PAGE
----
Dave, when you say ” … “null hypothesis” more as a shorthand for “base model”, in the sense that whenever you create a model which you know will not be a full, correct model of the phenomenon (which philosophically might be the only thing science does, but that’s a tangential debate)”–

I do agree. Not being a scientist but an engineer (ret.) I admit to bringing up something that is perhaps tangential. From an equation that explained to me a well-studied phenomenon in psychology called probability learning, I think I see a way to apply this equation for the lab animals’ behavior to guide investors’ or governments’ spending if and when ENSOs get worse and worse. Actually, my application of the equation wouldn’t care at all about the details of particular models. It doesn’t answer which model explains historical data better. The idea is just to give investors’ and governments’ some guidance for their spending behavior in real time– as a future unfolds in which the probability of ENSOs might well change over comparatively short periods of time.

Although I do think it would be interesting to use the equation in order to compare a number of differently initialized Hopf bifurcation models with 1/f noise against what is going to happen in the future. The algorithm might pick one or the other of the differently initialized Hopf models as time goes on. And in a separate running, their performance as the future unfolds could be compared to the same application of the equation to the models of the “big guys.” To me it looks like a competition between simple and complex models.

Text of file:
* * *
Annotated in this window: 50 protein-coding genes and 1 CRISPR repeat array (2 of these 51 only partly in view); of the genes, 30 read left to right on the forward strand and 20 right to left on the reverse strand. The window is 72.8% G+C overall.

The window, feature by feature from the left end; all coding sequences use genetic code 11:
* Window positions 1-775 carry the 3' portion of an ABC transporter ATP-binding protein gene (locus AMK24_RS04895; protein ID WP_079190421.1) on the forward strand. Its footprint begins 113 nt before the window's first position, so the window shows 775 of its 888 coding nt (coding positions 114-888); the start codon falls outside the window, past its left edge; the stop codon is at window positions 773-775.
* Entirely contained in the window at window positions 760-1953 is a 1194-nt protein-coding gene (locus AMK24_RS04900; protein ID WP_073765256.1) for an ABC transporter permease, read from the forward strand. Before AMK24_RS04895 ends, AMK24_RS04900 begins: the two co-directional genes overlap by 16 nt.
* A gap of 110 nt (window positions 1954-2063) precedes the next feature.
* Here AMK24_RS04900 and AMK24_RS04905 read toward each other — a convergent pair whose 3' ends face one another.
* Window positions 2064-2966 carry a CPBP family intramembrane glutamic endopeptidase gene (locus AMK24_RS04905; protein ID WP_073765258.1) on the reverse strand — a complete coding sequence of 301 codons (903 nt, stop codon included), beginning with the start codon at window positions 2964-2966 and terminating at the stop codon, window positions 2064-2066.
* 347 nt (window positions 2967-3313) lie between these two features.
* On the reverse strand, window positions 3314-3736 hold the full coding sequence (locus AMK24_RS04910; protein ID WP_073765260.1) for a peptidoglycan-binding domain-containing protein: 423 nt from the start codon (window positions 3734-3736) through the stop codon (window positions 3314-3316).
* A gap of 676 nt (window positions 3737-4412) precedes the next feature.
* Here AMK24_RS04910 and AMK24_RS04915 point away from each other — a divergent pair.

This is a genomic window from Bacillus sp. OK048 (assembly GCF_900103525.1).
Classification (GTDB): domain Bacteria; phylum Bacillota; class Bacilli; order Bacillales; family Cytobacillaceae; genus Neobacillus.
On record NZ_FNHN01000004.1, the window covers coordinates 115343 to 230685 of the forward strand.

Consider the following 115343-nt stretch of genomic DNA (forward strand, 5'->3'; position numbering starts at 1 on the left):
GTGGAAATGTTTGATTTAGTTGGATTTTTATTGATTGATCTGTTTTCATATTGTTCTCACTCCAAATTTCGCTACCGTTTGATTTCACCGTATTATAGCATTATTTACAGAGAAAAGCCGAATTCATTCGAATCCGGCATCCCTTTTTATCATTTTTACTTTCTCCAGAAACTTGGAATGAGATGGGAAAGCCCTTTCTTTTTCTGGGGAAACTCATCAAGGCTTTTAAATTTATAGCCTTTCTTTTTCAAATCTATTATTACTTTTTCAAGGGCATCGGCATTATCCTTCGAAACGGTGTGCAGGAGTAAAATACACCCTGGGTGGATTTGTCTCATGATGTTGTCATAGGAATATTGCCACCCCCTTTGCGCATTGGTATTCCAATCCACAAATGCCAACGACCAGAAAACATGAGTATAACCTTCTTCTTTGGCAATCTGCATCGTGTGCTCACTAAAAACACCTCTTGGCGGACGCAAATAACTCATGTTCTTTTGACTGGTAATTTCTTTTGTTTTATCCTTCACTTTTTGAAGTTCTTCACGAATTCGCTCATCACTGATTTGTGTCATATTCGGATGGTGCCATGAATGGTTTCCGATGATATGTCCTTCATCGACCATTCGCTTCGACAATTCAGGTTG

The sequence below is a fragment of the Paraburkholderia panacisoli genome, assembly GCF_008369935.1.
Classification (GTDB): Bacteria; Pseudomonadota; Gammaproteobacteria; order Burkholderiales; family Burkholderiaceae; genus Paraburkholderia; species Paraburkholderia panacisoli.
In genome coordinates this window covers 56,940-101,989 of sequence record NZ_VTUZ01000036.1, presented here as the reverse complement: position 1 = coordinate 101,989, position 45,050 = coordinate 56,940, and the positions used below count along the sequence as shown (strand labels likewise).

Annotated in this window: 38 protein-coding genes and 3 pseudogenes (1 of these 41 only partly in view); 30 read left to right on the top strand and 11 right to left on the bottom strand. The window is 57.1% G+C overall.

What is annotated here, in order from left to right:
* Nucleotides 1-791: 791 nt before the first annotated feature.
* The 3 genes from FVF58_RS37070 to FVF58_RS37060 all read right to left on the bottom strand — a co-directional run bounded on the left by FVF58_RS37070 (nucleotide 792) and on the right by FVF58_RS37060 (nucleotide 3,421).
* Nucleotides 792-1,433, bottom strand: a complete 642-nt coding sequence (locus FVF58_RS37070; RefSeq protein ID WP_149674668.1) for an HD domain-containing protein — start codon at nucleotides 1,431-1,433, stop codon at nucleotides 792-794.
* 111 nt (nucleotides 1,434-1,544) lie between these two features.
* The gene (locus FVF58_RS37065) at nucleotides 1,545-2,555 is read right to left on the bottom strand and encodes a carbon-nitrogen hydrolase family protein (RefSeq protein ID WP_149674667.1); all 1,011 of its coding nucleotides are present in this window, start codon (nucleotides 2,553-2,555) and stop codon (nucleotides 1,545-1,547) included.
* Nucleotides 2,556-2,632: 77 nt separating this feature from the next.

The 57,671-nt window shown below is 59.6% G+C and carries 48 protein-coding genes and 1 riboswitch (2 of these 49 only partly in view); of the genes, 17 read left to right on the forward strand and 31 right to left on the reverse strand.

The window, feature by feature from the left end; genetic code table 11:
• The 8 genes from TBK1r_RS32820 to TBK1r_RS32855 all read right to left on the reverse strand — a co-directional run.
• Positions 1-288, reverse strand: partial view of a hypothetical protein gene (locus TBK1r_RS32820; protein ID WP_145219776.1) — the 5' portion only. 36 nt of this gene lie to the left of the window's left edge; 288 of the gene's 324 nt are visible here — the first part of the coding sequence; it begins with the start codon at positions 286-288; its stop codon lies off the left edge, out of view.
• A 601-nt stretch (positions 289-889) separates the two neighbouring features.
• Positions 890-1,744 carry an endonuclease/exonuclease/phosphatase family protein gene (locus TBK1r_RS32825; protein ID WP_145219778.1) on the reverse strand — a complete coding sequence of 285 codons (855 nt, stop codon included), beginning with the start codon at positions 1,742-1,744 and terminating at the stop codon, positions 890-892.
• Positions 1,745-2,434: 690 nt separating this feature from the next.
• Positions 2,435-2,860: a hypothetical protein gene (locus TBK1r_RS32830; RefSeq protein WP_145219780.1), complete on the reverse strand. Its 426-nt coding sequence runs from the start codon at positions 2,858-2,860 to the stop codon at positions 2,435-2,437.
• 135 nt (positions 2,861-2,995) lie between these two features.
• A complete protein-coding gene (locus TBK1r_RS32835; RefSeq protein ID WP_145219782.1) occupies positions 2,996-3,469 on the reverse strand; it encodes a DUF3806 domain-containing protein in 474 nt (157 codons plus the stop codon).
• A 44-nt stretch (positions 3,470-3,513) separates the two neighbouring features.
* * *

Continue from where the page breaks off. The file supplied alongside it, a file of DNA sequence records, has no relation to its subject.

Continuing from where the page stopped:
]]>I believe that Tim was using “null hypothesis” more as a shorthand for “base model”, in the sense that whenever you create a model which you *know* will not be a *full, correct* model of the phenomenon (which philosophically might be the only thing science does, but that’s a tangential debate) you generally want to see if it performs better than your base model. For example, in a binary detection classifier one can compare against the classifiers “always true” and “always false”: if your model performs *worse* than that then it’s clearly no use and should (in its current incarnation) be abandoned.

As such, I think the only time you’d use them is when you’re coming up with a new classifier technique, and you compare against the base model (on your “validation set”) and discard one of the two models. (Actually, if you care about the *kinds* of error (false positive, false negative, etc) you might find different models work better for different regimes and you’re off doing ROC analysis as briefly discussed a little here. However, in that case you’d still only have one active model for each combination of error values.)